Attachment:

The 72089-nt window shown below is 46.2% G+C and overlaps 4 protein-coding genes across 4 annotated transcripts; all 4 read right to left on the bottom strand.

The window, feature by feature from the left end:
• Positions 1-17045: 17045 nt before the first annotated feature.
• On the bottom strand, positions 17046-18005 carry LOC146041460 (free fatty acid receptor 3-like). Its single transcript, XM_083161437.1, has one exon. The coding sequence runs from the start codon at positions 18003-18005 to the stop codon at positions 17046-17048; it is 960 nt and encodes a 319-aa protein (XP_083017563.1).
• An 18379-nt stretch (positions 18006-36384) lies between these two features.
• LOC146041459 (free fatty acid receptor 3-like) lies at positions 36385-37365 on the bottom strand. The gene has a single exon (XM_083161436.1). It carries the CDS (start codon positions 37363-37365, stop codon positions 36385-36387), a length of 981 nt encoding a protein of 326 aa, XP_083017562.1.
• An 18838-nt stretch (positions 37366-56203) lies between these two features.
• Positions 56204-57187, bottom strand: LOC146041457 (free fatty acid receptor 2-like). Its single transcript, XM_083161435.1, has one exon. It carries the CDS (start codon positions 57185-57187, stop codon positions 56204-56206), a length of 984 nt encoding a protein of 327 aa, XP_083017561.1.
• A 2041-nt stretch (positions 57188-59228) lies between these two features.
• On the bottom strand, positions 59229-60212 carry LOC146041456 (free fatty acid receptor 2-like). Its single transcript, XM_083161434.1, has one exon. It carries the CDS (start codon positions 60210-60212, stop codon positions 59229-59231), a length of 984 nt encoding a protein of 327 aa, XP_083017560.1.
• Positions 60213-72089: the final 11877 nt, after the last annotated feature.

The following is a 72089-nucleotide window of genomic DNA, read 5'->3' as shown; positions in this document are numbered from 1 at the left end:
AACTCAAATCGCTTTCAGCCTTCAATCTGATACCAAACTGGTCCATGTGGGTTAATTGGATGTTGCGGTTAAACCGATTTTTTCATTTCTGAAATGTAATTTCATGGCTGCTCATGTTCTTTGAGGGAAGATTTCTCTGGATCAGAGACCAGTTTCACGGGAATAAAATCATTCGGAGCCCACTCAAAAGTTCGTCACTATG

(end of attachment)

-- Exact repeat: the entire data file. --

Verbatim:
The 72089-nt window shown below is 46.2% G+C and overlaps 4 protein-coding genes across 4 annotated transcripts; all 4 read right to left on the bottom strand.

The window, feature by feature from the left end:
• Positions 1-17045: 17045 nt before the first annotated feature.
• On the bottom strand, positions 17046-18005 carry LOC146041460 (free fatty acid receptor 3-like). Its single transcript, XM_083161437.1, has one exon. The coding sequence runs from the start codon at positions 18003-18005 to the stop codon at positions 17046-17048; it is 960 nt and encodes a 319-aa protein (XP_083017563.1).
• An 18379-nt stretch (positions 18006-36384) lies between these two features.
• LOC146041459 (free fatty acid receptor 3-like) lies at positions 36385-37365 on the bottom strand. The gene has a single exon (XM_083161436.1). It carries the CDS (start codon positions 37363-37365, stop codon positions 36385-36387), a length of 981 nt encoding a protein of 326 aa, XP_083017562.1.
• An 18838-nt stretch (positions 37366-56203) lies between these two features.
• Positions 56204-57187, bottom strand: LOC146041457 (free fatty acid receptor 2-like). Its single transcript, XM_083161435.1, has one exon. It carries the CDS (start codon positions 57185-57187, stop codon positions 56204-56206), a length of 984 nt encoding a protein of 327 aa, XP_083017561.1.
• A 2041-nt stretch (positions 57188-59228) lies between these two features.
• On the bottom strand, positions 59229-60212 carry LOC146041456 (free fatty acid receptor 2-like). Its single transcript, XM_083161434.1, has one exon. It carries the CDS (start codon positions 60210-60212, stop codon positions 59229-59231), a length of 984 nt encoding a protein of 327 aa, XP_083017560.1.
• Positions 60213-72089: the final 11877 nt, after the last annotated feature.

The following is a 72089-nucleotide window of genomic DNA, read 5'->3' as shown; positions in this document are numbered from 1 at the left end:
AACTCAAATCGCTTTCAGCCTTCAATCTGATACCAAACTGGTCCATGTGGGTTAATTGGATGTTGCGGTTAAACCGATTTTTTCATTTCTGAAATGTAATTTCATGGCTGCTCATGTTCTTTGAGGGAAGATTTCTCTGGATCAGAGACCAGTTTCACGGGAATAAAATCATTCGGAGCCCACTCAAAAGTTCGTCACTATG